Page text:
We didn’t have any traveling nonprofit lawyers or B-list rappers in our mix, but we did have someone who seemed promising: Chima Ndukwe, a medical student at Howard University. Like Olivia, who works in criminal justice reform advocacy, he seemed passionate and engaged on social issues. He told me he was looking for “a free-spirited, open person who’s liberal. I can’t really mess with somebody who I know doesn’t share my values.” With a background in theater, speech and comedy, he seemed comfortable being in the spotlight but not cocky or attention-seeking.
There was just one sort of major issue: Chima’s age. He’s 21, she’s 23. In her profile, she wrote that 22 was as young as she wanted to go. But Chima seemed mature for his age, and I didn’t want to hold a few months against him. I asked Olivia to give him a shot.
She spotted Chima immediately at Momofuku in CityCenterDC. “He was young; I could just tell,” she said. Is that all? She had to admit, he looked nice. “His jewelry was better than mine, his outfit was better than mine,” she said.
Chima also liked what he saw. “She was attractive, obviously, and her outfit was very nice and classy, professional,” he said — before clarifying that he really wasn’t trying to judge what kind of person she was based on her clothes, just to point out that he thought she looked good.
“The first thing he said to me was, ‘Oh, I’m so glad you’re black,’ ” Olivia recalled. She has always preferred real talk to small talk and was pleasantly surprised that he went there so soon. They discussed their different backgrounds — “I’m a black American descended from slaves, and he’s Nigerian American” she explained — and their different experiences attending George Washington University, where she went, and Howard. They also talked about their interracial dating experiences.
Chima said: “Even in D.C., which is a very liberal city, there’s still a difference between dating someone black and dealing with people who are either racist but don’t know that they’re racist, or people who think they aren’t racist, are down for the culture, but come off as pandering and microaggressive.” It was the kind of conversation, Olivia said, “that would have been more difficult if one of us were white.”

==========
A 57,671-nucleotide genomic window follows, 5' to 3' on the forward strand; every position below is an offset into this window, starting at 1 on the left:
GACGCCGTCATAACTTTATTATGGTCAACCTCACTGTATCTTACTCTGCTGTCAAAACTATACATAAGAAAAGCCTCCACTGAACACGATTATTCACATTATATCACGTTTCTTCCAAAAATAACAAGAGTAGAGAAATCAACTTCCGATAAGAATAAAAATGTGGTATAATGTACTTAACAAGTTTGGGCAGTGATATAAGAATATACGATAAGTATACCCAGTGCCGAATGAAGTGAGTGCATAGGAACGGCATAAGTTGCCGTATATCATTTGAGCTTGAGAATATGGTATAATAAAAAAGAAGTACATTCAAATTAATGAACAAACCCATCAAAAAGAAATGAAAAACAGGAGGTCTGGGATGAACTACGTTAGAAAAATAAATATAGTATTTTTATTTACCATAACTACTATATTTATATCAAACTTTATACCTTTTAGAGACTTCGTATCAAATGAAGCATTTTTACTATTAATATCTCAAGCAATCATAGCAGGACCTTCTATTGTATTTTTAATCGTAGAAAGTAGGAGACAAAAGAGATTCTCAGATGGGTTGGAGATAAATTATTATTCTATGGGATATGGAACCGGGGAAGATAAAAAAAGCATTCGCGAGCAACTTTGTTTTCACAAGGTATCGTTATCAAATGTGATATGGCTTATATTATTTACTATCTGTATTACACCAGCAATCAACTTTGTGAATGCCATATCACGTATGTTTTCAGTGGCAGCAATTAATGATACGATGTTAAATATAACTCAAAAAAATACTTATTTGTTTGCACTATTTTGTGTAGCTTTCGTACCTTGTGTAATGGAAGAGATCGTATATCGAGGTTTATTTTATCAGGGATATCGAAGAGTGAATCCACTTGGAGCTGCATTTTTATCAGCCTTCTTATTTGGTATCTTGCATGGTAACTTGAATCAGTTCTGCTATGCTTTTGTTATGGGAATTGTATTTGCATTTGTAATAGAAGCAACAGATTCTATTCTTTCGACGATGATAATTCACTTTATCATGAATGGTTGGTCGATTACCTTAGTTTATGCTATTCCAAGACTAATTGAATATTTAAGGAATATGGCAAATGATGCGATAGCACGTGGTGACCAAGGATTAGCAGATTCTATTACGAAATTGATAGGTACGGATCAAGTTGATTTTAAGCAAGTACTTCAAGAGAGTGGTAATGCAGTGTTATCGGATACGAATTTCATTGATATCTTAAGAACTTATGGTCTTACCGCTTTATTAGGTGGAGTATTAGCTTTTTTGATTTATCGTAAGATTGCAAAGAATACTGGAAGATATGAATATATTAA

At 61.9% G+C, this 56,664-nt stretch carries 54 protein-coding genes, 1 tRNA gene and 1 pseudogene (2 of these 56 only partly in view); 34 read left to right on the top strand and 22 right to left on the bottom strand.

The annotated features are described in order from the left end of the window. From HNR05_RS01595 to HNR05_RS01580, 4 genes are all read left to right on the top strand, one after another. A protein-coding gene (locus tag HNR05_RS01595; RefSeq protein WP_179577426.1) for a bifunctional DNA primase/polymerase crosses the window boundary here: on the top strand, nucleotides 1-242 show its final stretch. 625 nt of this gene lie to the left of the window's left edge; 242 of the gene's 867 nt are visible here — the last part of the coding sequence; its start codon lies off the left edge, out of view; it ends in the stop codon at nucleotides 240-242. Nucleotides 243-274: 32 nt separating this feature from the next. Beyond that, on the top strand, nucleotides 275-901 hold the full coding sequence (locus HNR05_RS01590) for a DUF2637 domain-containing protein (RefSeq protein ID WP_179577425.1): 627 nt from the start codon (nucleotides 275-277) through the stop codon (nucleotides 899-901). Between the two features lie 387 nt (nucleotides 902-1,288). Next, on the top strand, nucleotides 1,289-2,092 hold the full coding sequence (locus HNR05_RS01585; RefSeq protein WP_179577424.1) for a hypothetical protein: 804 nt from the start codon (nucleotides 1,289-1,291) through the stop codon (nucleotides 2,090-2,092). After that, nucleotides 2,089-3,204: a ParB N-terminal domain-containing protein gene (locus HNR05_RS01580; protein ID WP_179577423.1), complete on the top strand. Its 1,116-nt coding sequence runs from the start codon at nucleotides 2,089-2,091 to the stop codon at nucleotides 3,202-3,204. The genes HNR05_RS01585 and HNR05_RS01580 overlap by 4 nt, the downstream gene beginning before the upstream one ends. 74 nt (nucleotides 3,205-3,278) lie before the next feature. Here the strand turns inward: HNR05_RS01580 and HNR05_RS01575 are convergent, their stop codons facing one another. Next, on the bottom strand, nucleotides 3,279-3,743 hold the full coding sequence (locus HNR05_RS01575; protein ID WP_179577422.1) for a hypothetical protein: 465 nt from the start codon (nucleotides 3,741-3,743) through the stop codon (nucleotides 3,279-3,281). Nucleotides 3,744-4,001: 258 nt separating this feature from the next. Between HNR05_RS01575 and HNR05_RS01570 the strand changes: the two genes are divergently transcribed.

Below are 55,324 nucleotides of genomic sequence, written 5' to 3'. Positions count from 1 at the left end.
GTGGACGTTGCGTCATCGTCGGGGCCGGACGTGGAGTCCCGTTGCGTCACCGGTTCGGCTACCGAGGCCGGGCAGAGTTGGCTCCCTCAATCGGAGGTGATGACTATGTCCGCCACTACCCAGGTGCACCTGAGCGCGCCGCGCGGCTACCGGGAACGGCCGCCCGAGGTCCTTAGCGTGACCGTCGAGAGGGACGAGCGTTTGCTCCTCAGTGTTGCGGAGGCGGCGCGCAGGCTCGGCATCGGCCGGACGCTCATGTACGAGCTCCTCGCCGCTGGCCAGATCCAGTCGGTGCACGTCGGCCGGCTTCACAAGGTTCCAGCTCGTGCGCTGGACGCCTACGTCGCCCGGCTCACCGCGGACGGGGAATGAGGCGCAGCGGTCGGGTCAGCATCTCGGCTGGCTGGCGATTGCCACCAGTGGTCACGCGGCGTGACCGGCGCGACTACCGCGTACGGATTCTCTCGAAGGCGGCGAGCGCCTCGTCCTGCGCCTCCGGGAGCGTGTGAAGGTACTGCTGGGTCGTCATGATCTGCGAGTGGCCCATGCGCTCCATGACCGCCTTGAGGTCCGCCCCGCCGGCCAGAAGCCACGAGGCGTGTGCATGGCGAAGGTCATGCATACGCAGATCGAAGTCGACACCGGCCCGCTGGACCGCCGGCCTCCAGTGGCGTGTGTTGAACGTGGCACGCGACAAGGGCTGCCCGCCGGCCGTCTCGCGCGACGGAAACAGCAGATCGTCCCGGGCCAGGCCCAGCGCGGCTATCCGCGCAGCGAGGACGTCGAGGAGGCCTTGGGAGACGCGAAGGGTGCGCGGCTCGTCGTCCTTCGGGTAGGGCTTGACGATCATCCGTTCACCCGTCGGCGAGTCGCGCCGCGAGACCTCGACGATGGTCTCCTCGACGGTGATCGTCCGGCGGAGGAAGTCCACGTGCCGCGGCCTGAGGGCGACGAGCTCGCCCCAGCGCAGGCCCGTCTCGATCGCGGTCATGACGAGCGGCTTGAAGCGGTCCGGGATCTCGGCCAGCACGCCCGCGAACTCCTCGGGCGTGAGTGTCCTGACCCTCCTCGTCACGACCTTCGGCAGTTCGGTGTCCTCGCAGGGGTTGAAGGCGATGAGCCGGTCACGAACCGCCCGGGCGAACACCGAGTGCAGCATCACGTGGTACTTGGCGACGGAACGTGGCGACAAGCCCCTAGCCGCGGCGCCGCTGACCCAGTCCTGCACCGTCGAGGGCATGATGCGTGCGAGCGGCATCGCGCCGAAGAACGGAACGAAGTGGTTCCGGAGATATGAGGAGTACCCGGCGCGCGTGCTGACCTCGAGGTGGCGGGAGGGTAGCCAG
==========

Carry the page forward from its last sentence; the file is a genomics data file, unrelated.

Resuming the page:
They split a smoked trout dip, chicken wings and garlic noodles. They each stuck to one drink — a relief to Olivia, who can’t really handle alcohol in anything more than extreme moderation. “He was really funny” about it, she said. “I expected to get bullied — that does happen when I go on dates, really frequently.”
Olivia teased him about his age. At one point, she said she’d never been to a Howard homecoming but always wanted to go; Chima, very casually, mentioned that, no matter what became of their date, she should come along with him and his friends next year.
Before they knew it, 3 1 / 2 hours had gone by. They debated getting dessert, but neither of them wanted any and Olivia had to get ready for a trip the next day. So they decided to call it a night. They got the rest of their food boxed up. “He got my jacket for me, which was nice,” Olivia said. They traded numbers and followed each other on Instagram.
Both of them later said they had a really good time. “She seems like a pretty great person, as far as a person can seem from one conversation,” Chima said. But there was still the age issue. Olivia admitted it’d probably be different if Chima were 23. “I’d set him up with my sister,” she said. “I know that sounds bad, but that’s a good thing! It’s like, you could be in my family.”
Still, Olivia seemed not totally certain what would happen next. “I don’t know how it’s going to be,” she said. “We could definitely, for sure, be friends. We’ll see.”
Rate the date
Olivia: 4 [out of 5].
A week later, they were still texting but hadn’t made any firm plans.
Marin Cogan is a writer, senior producer and co-host for Pop-Up Magazine.
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